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An interesting take on Euthanasia

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I like his perspective. I agree that I am the guardian of my dogs who through medicine and science live longer then 'in the wild' lives. They are also breed specifically for our companionship/partnership and therefore our responsibility as Alpha is to care for them.


In the wild, an alpha pack animal doesn't ness. kill off the weak one, but it does run it off, know it to be dying and not taking the risk of attracting extra predators.


When the time comes, I may have to make the choice as to when to euthanize my pets - I haven't to yet, but I'm sure the day will come and I will do it to honor my pet, my friend - because I'm sure if they could, they would go off in a corner to await death, but their loyalty holds them fast.

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Thank's for sharing. I would like I had this article some years ago when I couldn't convince an aunt to euthanize her 18 years old dog, who finally died postrated, full of ulcers, almost blind and deaf and obviously lost and senile. Probably one of the most cruelty and bigger case of misunderstood love I've ever seen.


I feel your most caring option is to subordinate your own interests to his. You have to make his interests yours, and that's hard, because by doing so, you are making his comfort (which you promised you would do your best to give him) more important than the relationship itself.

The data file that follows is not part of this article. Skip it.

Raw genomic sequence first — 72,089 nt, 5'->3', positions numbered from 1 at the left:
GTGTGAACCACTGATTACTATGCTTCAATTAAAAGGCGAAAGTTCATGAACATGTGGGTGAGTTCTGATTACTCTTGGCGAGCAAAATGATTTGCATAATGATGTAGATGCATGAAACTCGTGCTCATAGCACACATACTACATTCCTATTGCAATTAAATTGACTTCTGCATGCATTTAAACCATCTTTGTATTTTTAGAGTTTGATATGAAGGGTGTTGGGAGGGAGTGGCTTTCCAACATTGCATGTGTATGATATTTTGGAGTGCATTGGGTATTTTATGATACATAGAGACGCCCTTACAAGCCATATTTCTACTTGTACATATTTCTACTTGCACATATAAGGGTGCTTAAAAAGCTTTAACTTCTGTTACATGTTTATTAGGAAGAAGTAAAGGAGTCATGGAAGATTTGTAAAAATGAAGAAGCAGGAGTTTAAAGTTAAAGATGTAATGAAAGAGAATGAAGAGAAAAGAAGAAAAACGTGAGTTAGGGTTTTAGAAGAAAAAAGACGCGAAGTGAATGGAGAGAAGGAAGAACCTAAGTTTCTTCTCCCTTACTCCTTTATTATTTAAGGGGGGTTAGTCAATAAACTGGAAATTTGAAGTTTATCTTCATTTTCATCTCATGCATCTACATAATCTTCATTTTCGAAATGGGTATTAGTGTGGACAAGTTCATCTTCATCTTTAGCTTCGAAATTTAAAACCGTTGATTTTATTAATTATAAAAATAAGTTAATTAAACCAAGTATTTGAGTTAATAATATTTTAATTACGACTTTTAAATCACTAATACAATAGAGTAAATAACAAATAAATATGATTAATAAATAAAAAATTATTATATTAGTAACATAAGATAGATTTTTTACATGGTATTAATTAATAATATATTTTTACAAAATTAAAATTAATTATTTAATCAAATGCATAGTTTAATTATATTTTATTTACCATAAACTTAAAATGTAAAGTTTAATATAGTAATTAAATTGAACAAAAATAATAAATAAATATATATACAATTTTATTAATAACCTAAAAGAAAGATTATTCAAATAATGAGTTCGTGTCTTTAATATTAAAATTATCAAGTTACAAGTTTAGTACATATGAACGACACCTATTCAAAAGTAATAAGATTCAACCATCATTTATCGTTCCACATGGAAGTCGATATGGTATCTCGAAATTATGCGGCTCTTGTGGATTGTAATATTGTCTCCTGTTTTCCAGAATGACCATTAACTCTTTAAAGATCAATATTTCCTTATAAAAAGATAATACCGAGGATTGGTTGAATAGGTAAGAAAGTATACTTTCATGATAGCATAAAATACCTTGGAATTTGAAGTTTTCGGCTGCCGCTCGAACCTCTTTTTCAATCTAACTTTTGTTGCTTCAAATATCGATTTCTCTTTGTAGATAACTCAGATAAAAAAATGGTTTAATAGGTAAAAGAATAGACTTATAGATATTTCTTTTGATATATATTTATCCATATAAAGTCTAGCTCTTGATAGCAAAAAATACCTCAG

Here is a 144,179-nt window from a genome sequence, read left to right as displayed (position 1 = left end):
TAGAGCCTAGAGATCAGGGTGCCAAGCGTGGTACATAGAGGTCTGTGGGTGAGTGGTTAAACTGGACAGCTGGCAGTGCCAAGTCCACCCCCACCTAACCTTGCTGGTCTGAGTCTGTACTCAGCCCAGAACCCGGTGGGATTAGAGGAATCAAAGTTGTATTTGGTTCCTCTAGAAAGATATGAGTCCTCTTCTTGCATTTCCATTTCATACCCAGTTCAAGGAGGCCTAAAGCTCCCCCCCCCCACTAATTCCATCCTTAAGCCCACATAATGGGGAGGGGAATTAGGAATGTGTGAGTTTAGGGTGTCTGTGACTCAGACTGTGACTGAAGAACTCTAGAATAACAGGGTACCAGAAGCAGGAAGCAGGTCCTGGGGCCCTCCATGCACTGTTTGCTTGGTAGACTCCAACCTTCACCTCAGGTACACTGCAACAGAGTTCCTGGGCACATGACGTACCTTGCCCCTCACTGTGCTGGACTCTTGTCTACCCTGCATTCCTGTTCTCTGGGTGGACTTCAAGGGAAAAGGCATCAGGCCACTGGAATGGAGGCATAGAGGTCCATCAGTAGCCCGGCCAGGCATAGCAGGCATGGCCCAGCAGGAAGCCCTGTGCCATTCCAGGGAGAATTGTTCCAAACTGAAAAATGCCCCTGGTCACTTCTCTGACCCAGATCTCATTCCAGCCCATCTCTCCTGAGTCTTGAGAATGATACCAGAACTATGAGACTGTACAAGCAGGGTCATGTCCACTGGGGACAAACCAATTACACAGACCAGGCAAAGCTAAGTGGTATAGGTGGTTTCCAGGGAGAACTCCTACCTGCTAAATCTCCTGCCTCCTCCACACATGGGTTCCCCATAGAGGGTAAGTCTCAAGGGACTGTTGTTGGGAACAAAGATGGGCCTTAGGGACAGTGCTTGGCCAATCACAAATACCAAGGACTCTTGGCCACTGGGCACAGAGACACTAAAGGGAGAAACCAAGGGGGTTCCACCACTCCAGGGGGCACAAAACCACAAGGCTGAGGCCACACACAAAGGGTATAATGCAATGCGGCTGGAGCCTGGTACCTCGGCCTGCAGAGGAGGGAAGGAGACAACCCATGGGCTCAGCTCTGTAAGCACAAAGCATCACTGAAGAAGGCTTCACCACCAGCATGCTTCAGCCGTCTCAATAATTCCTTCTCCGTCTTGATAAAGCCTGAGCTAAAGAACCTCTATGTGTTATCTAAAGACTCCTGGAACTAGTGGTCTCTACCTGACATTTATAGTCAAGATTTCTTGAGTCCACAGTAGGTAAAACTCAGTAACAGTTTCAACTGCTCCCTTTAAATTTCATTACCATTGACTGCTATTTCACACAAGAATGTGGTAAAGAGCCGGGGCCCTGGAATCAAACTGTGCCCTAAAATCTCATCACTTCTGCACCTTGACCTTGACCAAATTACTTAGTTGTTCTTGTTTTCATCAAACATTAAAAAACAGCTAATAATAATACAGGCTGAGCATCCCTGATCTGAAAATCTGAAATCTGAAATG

How selfish we can become when it's related to our pets! We have the duty to ask ourselves "I want to keep him alive because of him or because how much I am going to miss him'"
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A thought about "in the wild" and our obligations as "alphas." I think the metaphor breaks down in the case of euthanasia. Wolves very often do kill cubs, young upstarts, and older members of the pack, particularly if food is scarce. It's the lucky few that are run off or manage to escape, and perhaps by dint of hard work or dumb luck manage to survive. Most will not.


Nearly half of the wolf cubs born each year do not live to see their first birthday. Many starve, some are killed by other members of the pack.


The motivation of the alpha wolf has nothing to do with caring for the individual animal and releasing it from suffering. It has to do wtih survival of the pack and order within it.


Our obligation to the animals in our care includes making the decision to use the tools at our disposal to release them from suffering as humanely as possible when the time comes. The alpha wolf has no such obligation to the members of his or her pack.

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I found that article to be a difficult read, but I agree with the basic premise - as a pet owner, you are ultimately responsible for your pet's comfort and well-being. We had to put down one of our cats this weekend. She did not seem uncomfortable until Sunday, when the light just seemed to go out of her eyes. We knew it would not be fair to make her wait any longer.

It was hard to explain to the boys, but I believe they understood. This has got to be one of the hardest things about owning a pet, and if we are lucky it comes to us only after our companions have had a long, happy life with us.

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